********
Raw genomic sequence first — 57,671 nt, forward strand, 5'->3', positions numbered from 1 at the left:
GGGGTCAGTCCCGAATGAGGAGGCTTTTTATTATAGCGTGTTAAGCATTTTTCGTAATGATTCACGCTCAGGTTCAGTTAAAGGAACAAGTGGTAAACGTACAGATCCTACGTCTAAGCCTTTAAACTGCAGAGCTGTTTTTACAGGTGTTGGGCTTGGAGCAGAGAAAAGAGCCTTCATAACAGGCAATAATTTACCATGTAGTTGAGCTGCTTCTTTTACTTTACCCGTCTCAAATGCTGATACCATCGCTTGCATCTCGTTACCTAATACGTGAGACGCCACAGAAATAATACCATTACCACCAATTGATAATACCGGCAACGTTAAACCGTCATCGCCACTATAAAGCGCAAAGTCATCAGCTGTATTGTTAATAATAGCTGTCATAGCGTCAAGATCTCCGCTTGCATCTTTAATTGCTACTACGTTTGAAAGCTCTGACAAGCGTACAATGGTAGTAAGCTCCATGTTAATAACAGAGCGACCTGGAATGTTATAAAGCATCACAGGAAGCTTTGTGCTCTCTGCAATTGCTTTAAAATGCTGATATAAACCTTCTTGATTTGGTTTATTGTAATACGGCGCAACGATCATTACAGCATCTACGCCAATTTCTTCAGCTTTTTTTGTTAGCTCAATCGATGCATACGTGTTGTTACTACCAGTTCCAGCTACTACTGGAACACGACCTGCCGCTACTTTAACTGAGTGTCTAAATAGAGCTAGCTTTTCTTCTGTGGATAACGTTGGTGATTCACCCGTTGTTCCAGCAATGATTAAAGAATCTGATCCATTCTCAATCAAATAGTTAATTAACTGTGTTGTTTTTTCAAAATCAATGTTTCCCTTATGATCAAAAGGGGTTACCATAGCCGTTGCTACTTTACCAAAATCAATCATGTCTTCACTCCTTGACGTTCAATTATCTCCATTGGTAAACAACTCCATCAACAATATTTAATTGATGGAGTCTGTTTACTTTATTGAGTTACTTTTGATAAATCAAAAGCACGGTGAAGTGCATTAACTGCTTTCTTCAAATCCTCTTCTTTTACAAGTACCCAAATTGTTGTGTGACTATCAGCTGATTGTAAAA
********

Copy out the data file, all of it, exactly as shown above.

Raw genomic sequence first — 57,671 nt, forward strand, 5'->3', positions numbered from 1 at the left:
GGGGTCAGTCCCGAATGAGGAGGCTTTTTATTATAGCGTGTTAAGCATTTTTCGTAATGATTCACGCTCAGGTTCAGTTAAAGGAACAAGTGGTAAACGTACAGATCCTACGTCTAAGCCTTTAAACTGCAGAGCTGTTTTTACAGGTGTTGGGCTTGGAGCAGAGAAAAGAGCCTTCATAACAGGCAATAATTTACCATGTAGTTGAGCTGCTTCTTTTACTTTACCCGTCTCAAATGCTGATACCATCGCTTGCATCTCGTTACCTAATACGTGAGACGCCACAGAAATAATACCATTACCACCAATTGATAATACCGGCAACGTTAAACCGTCATCGCCACTATAAAGCGCAAAGTCATCAGCTGTATTGTTAATAATAGCTGTCATAGCGTCAAGATCTCCGCTTGCATCTTTAATTGCTACTACGTTTGAAAGCTCTGACAAGCGTACAATGGTAGTAAGCTCCATGTTAATAACAGAGCGACCTGGAATGTTATAAAGCATCACAGGAAGCTTTGTGCTCTCTGCAATTGCTTTAAAATGCTGATATAAACCTTCTTGATTTGGTTTATTGTAATACGGCGCAACGATCATTACAGCATCTACGCCAATTTCTTCAGCTTTTTTTGTTAGCTCAATCGATGCATACGTGTTGTTACTACCAGTTCCAGCTACTACTGGAACACGACCTGCCGCTACTTTAACTGAGTGTCTAAATAGAGCTAGCTTTTCTTCTGTGGATAACGTTGGTGATTCACCCGTTGTTCCAGCAATGATTAAAGAATCTGATCCATTCTCAATCAAATAGTTAATTAACTGTGTTGTTTTTTCAAAATCAATGTTTCCCTTATGATCAAAAGGGGTTACCATAGCCGTTGCTACTTTACCAAAATCAATCATGTCTTCACTCCTTGACGTTCAATTATCTCCATTGGTAAACAACTCCATCAACAATATTTAATTGATGGAGTCTGTTTACTTTATTGAGTTACTTTTGATAAATCAAAAGCACGGTGAAGTGCATTAACTGCTTTCTTCAAATCCTCTTCTTTTACAAGTACCCAAATTGTTGTGTGACTATCAGCTGATTGTAAAA